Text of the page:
Apple’s noted silence has hurt its mystique and caused it to cede the ‘cool’ factor to competitors, says a communications expert.
“It’s what Apple didn’t say that made them so powerful,” says Peter LaMotte, an analyst with Levick, a Washington-based strategic communications consultancy. “They were so silent that it created an entire industry of rumour mongers.”
Now, that silence hinders rather than helps Apple, LaMotte argues. “The Apple mystique protected them from a need to engage in the conversation. But the mystique has worn out. They used to own the ‘cool’ factor. Not anymore.”
LaMotte is reacting to comments made last month by Jean-Louis Gasse, a former top-level Apple executive, who said that Apple had “lost control of the narrative… [and] let others define its story”.
Gasse worked at Apple until 1990, and finished his career with the company as its head of advanced product development and worldwide marketing. He was forced out by then-CEO John Sculley and replaced as head of marketing by Philip Schiller, who still holds that post with the Cupertino, California company.
In turn, Gasse was reflecting on the launch of Samsung’s Galaxy S4 last month – the smartphone will go on sale in the US in late April – and what he saw as a clumsy putdown by Schiller, who knocked the Galaxy S4 for allegedly relying on a year-old version of Android, which in fact was not true.
The episode, Gasse said, reflected poorly on Apple and illustrated how rivals, much less reticent than Apple to toot horns, have commandeered the conversation about mobile. Apple, meanwhile, has remained silent.
Part of that may be timing: Apple has not hosted a product launch event for more than five months, when it introduced the iPad Mini. And its next expected event, the Worldwide Developers Conference (WWDC), is two months away in June.
LaMotte, however, thinks Apple’s problem is more deeply rooted. “I think it really comes down to the fact that Samsung is making a product that is seen by many as comparable in technology to the iPhone,” he says.
Schiller’s attempt to disparage the Galaxy S4 on the eve of its introduction backfired because of Apple’s longstanding reliance on tight lips. “When you have been historically silent, even a few words is a substantial change of philosophy,” says LaMotte.
And people have noticed. Many commentators, including the Wall Street Journal and Bloomberg, pointed out how unusual it is for Apple to speak up and, because of the timing, interpreted Schiller’s remarks as defensive. Analysts said it showed Apple’s concern about the competition, something it rarely admits even exists.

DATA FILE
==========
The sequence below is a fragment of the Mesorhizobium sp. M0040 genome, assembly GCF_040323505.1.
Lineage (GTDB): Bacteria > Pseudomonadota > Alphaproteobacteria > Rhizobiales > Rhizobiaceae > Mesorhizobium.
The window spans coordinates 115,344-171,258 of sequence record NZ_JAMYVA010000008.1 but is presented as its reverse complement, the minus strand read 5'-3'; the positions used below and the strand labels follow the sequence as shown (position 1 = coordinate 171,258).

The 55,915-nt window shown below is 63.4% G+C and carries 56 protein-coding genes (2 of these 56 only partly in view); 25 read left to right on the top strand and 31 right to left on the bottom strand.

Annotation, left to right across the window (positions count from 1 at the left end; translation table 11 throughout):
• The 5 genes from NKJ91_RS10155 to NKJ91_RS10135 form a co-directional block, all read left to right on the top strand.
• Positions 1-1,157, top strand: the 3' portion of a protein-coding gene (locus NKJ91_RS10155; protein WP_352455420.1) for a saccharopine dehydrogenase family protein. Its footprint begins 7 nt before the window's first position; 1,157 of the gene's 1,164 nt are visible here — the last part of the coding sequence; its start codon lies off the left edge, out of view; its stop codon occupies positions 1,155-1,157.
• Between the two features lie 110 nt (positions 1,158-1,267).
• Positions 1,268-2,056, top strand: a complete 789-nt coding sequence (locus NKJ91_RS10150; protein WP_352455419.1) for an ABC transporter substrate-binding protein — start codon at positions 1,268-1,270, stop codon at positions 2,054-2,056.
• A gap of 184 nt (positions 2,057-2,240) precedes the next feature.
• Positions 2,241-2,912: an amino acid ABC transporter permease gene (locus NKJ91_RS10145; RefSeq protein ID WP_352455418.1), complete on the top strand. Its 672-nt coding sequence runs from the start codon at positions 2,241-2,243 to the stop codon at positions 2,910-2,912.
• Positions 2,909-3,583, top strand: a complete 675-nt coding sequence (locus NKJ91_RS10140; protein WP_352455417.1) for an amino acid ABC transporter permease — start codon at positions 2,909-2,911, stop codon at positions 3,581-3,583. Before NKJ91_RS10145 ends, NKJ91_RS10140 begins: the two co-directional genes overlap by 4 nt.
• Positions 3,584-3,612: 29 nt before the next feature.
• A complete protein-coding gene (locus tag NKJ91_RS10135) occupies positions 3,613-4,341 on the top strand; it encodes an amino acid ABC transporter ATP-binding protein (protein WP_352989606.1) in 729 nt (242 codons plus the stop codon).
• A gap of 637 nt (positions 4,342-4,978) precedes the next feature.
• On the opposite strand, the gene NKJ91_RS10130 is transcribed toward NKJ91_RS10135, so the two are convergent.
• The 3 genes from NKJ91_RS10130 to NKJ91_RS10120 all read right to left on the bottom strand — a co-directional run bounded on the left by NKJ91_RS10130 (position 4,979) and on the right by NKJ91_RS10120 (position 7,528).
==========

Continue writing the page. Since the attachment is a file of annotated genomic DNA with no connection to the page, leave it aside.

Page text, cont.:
Apple needs to ditch its longstanding reticence and get in the game, LaMotte says. “We will always recommend that it’s better to be in the conversation than not,” he says. The way it is now, Apple is letting others create the narrative. “If Apple’s not in the back seat, they’re in the passenger seat, and Samsung is driving the car,” says LaMotte.
Apple doesn’t have to be defensive, or take cues from Microsoft, which has run an attack ad-based campaign against Google since late last year, by going negative. But it should do something, LaMotte urges, if only because it’s battling a flood of messages from rivals who use social media, blogs and other outlets in addition to traditional advertising.
“They’re trying to fight off basic social media tactics,” LaMotte says, hinting that such a strategy is futile.
Even its ads, says LaMotte – himself a former ad executive – now take the wrong approach, sticking to products and their features.
“Apple always added to their mystique through their advertising,” he says, but notes that those ads – such as the ‘Get a Mac’ campaign that pitted John Hodgman, playing an always-inept PC, against unruffled hipster Justin Long as a Mac – bolstered Apple’s cultural image more than focused on products. That cultural image – what LaMotte calls its cool factor – has fuelled Apple’s revenue-making machine, he argues.
“Ads should focus on the brand identity of Apple, the cultural attachment that its users have with the brand and the products,” concludes LaMotte.
By Gregg Keizer, Computerworld